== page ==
New York has a habit of enacting policies that, rather than finding a balance, create burdensome regulations that are costly, overreaching, and often untested. Nowhere is this more evident than with the paid family leave program due to go into effect on Jan. 1, 2018. The concept of paid family leave is something most New Yorkers (including myself) agree with — that is, providing employees with the ability to take paid time off from work to care for a sick family member or to provide care for a newborn child. But as too often is the case in New York, our paid family leave policy fails to balance the needs of the employee with the employer and pays scant attention to costs. In typical New York fashion, our paid family leave benefit comes in the form of a Cadillac Escalade with leather seats rather than a standard four-door sedan.
Since 1993, under federal law, employees who have worked for their employer for at least 12 months are able to take up to 12 weeks of unpaid leave for purposes such as child birth, the need to care for a family member who has a serious health problem, or an exigency arising from a family member who is on active duty. The federal law recognizes that having an employee out of work for up to 12 weeks is much more burdensome on small businesses than those with a larger number of employees. The reason is simple. Small businesses have fewer people who can pick up the slack caused by a worker who is out on leave. Therefore, as a compromise, the federal law applies only to businesses with 50 or more workers. New York’s new paid family leave law provides no such protection to small businesses, and rather under New York’s law, all private-sector employers (regardless of size) are required to provide paid family leave to their employees. Therefore, if you are a coffee shop that employees two people and one of your employee takes leave, you will most likely have to either hire a temporary worker to cover for the absent employee, or you and your other employee will have to take up the slack.
It should be noted that New York’s program is for paid family leave unlike the federal program which is unpaid. Indeed, New York joins only three other states (California, Rhode Island, and New Jersey) that offer paid family leave. Interesting, but not surprising, the other states cap their paid family leave at four or six weeks. New York’s program, when fully phased in, will provide for 12 weeks of paid family leave. Even California, not a state known to be all that friendly to business, recognizes that lengthy employee absences can create hardship on employers and therefore tries to find a reasonable balance by requiring only 6 weeks of paid leave. In New York, these concerns are disregarded, and we will provide more than double the amount of leave (12 weeks) that is provided anywhere else in the country.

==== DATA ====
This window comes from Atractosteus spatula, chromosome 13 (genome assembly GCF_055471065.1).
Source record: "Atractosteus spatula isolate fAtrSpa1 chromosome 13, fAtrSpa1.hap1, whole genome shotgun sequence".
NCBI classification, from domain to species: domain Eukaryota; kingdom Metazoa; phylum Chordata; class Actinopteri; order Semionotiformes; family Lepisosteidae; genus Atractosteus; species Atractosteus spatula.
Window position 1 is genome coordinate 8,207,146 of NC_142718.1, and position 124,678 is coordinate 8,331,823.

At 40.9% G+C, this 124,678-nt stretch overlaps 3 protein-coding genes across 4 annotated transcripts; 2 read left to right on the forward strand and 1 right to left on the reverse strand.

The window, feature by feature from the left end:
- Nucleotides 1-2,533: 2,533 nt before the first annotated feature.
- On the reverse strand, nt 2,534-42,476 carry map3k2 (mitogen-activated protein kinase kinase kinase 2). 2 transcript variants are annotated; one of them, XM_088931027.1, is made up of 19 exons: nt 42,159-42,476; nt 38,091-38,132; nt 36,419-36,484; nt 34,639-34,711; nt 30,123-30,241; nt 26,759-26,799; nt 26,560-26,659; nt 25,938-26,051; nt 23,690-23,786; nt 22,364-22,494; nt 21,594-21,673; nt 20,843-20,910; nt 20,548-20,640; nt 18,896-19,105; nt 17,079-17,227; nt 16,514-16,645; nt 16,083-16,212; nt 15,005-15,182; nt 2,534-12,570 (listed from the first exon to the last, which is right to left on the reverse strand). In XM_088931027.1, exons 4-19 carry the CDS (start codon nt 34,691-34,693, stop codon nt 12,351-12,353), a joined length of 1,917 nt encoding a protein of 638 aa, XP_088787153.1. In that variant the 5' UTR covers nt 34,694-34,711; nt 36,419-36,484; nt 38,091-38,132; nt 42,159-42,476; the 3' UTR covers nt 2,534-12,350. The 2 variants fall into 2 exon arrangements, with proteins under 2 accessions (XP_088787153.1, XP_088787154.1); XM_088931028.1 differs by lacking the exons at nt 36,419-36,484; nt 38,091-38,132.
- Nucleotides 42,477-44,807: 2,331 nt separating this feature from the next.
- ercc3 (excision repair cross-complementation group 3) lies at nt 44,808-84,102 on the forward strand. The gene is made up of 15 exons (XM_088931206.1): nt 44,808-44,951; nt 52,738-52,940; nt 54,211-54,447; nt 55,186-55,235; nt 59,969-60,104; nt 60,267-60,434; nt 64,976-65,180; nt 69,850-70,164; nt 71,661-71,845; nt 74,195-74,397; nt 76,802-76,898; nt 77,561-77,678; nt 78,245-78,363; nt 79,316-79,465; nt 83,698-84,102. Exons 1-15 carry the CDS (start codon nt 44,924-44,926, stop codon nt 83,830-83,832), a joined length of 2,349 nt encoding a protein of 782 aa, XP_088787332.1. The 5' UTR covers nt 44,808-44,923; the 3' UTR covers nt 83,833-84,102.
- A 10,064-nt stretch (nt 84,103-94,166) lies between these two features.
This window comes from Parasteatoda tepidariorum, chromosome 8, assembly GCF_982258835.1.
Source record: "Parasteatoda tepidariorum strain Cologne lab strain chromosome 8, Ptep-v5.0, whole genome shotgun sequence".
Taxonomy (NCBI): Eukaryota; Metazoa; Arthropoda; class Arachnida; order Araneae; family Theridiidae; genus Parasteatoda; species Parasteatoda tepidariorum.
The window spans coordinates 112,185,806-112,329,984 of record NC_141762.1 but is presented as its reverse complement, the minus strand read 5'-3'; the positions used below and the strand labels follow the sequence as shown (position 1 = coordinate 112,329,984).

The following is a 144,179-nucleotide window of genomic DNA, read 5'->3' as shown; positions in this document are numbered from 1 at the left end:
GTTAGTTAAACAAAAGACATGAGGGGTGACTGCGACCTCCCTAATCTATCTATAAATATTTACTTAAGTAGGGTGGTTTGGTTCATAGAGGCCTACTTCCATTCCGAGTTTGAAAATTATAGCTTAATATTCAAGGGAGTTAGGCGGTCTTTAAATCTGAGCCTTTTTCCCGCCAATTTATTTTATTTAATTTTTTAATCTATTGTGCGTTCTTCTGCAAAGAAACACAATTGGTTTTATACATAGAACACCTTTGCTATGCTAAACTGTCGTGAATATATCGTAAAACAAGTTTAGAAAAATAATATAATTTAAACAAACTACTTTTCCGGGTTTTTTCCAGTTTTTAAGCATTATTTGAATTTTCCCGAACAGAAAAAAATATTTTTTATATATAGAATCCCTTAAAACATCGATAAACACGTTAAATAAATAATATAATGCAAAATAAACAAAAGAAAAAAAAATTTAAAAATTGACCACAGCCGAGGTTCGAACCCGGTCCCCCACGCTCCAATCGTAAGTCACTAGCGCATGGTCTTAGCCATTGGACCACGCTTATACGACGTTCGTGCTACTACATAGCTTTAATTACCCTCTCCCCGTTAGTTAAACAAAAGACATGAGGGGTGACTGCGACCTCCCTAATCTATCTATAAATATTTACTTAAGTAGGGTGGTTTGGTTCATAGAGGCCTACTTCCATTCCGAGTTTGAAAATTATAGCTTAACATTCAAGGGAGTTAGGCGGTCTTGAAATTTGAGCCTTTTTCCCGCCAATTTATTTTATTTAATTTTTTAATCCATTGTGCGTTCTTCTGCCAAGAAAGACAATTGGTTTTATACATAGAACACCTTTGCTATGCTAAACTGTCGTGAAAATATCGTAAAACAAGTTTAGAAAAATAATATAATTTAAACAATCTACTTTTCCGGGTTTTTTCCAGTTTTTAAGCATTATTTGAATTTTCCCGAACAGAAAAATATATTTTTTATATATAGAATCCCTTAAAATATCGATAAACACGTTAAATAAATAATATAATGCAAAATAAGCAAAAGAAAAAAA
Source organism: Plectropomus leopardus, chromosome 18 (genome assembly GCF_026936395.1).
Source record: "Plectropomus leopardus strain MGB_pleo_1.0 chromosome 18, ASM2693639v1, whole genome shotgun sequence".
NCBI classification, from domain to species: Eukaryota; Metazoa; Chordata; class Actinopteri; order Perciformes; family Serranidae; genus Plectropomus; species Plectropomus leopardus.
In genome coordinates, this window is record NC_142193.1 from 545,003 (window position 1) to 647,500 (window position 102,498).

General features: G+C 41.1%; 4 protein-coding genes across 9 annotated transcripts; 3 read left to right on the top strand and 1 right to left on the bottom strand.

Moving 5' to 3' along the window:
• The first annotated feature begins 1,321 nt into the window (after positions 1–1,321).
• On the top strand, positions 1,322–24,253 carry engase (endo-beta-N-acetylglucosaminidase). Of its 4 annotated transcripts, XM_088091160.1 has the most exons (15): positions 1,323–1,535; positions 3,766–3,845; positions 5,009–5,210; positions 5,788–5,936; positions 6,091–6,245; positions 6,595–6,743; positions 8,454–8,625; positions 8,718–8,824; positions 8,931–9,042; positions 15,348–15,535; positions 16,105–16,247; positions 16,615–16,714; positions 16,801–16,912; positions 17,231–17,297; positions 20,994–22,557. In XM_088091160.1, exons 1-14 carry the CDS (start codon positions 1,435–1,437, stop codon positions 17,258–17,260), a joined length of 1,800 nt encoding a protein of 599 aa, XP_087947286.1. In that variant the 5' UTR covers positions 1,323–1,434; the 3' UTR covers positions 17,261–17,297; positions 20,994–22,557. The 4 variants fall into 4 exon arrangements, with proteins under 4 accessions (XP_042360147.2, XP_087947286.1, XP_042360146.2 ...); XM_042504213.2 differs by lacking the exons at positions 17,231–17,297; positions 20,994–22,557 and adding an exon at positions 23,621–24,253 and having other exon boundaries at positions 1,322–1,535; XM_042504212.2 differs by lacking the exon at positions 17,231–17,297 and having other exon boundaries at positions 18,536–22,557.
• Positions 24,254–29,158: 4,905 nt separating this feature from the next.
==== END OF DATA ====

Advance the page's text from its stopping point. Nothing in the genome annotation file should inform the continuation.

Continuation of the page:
Lastly, New York’s paid family leave program, to some extent, leaves open the big question of how it will be funded. In the first year of the program’s existence (2018), an employee who takes paid family leave will be eligible to receive 50 percent of his or her average weekly wage. In the second year, 55 percent of his or her average weekly wage. In the third year, 60 percent and in the fourth year and thereafter 67 percent. To pay for the wages during leave, an employer is required to purchase an insurance policy for the family leave benefit or self-insure. The cost of purchasing that policy or self-insuring, in theory, is to be borne by the employee through a payroll deduction on all of the employer’s workers. The issue, of course, is whether the payroll deduction will be sufficient to cover the costs. Since the legislation caps how much can be deducted from an employee’s pay (for example $1.64 per week in 2018) there is a real fear that the amount deducted will not be sufficient to cover the costs and the employer will then be on the hook to pay whatever the shortfall may be. Since this is a new program, it is difficult to determine how many will take advantage of paid leave and therefore its costs are unknown. It my mind, it would not have been unreasonable for the state, since it was mandating the program, to either allow for greater payroll deductions in case the costs are greater than the amounts raised or, in the alternative, have the state subsidize any additional costs. Unfortunately, that is not what the state enacted.
In a way, the paid family leave program that is going into effect in January is a regressive tax on employees. Because all employees are required to contribute, employees, particularly those who live paycheck to paycheck, will soon notice their weekly earnings further diminished by the payroll deduction even if they never chose to take paid family leave. They, in essence, will be subsidizing those who chose to use the benefit.
There is merit to enacting a paid family leave law in New York. It will allow workers to utilize leave time without having to worry about the financial strain that may be put on a worker who is on leave for what almost everyone would consider legitimate purposes. However, since it is an untested program, New York should have taken its time putting it in place.
We could have followed the federal law by limiting the mandate to larger employers and kept the length of the leave at least in the vicinity of the time allowed elsewhere. But as often is the case, New York instead is providing a very generous program. Let’s hope that this mandate does not add to the already challenging economic picture that we face in upstate New York.
William (Will) A. Barclay is the Republican representative of the 120th New York Assembly District, which encompasses most of Oswego County, including the cities of Oswego and Fulton, as well as the town of Lysander in Onondaga County and town of Ellisburg in Jefferson County. Contact him at firstname.lastname@example.org, or (315) 598-5185.